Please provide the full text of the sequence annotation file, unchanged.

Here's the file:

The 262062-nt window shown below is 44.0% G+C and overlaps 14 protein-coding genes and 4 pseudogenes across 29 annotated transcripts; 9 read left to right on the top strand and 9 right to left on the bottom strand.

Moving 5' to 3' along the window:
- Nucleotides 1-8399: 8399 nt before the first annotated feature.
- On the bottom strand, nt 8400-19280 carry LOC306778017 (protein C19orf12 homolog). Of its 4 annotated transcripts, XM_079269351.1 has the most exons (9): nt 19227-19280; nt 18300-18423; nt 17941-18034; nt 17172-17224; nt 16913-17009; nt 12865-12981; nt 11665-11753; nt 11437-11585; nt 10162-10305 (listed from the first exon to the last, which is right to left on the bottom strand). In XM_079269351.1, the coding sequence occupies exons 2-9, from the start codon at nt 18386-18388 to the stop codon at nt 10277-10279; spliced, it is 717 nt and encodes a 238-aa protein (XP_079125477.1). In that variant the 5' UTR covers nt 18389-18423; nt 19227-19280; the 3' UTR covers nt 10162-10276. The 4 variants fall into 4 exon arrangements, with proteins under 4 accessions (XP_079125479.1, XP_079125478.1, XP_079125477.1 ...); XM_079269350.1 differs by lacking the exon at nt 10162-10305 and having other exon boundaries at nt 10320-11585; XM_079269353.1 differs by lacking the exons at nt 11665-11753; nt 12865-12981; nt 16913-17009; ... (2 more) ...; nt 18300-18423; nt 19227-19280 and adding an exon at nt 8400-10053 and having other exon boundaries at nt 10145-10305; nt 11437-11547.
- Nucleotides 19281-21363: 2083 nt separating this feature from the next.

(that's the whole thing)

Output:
The 262062-nt window shown below is 44.0% G+C and overlaps 14 protein-coding genes and 4 pseudogenes across 29 annotated transcripts; 9 read left to right on the top strand and 9 right to left on the bottom strand.

Moving 5' to 3' along the window:
- Nucleotides 1-8399: 8399 nt before the first annotated feature.
- On the bottom strand, nt 8400-19280 carry LOC306778017 (protein C19orf12 homolog). Of its 4 annotated transcripts, XM_079269351.1 has the most exons (9): nt 19227-19280; nt 18300-18423; nt 17941-18034; nt 17172-17224; nt 16913-17009; nt 12865-12981; nt 11665-11753; nt 11437-11585; nt 10162-10305 (listed from the first exon to the last, which is right to left on the bottom strand). In XM_079269351.1, the coding sequence occupies exons 2-9, from the start codon at nt 18386-18388 to the stop codon at nt 10277-10279; spliced, it is 717 nt and encodes a 238-aa protein (XP_079125477.1). In that variant the 5' UTR covers nt 18389-18423; nt 19227-19280; the 3' UTR covers nt 10162-10276. The 4 variants fall into 4 exon arrangements, with proteins under 4 accessions (XP_079125479.1, XP_079125478.1, XP_079125477.1 ...); XM_079269350.1 differs by lacking the exon at nt 10162-10305 and having other exon boundaries at nt 10320-11585; XM_079269353.1 differs by lacking the exons at nt 11665-11753; nt 12865-12981; nt 16913-17009; ... (2 more) ...; nt 18300-18423; nt 19227-19280 and adding an exon at nt 8400-10053 and having other exon boundaries at nt 10145-10305; nt 11437-11547.
- Nucleotides 19281-21363: 2083 nt separating this feature from the next.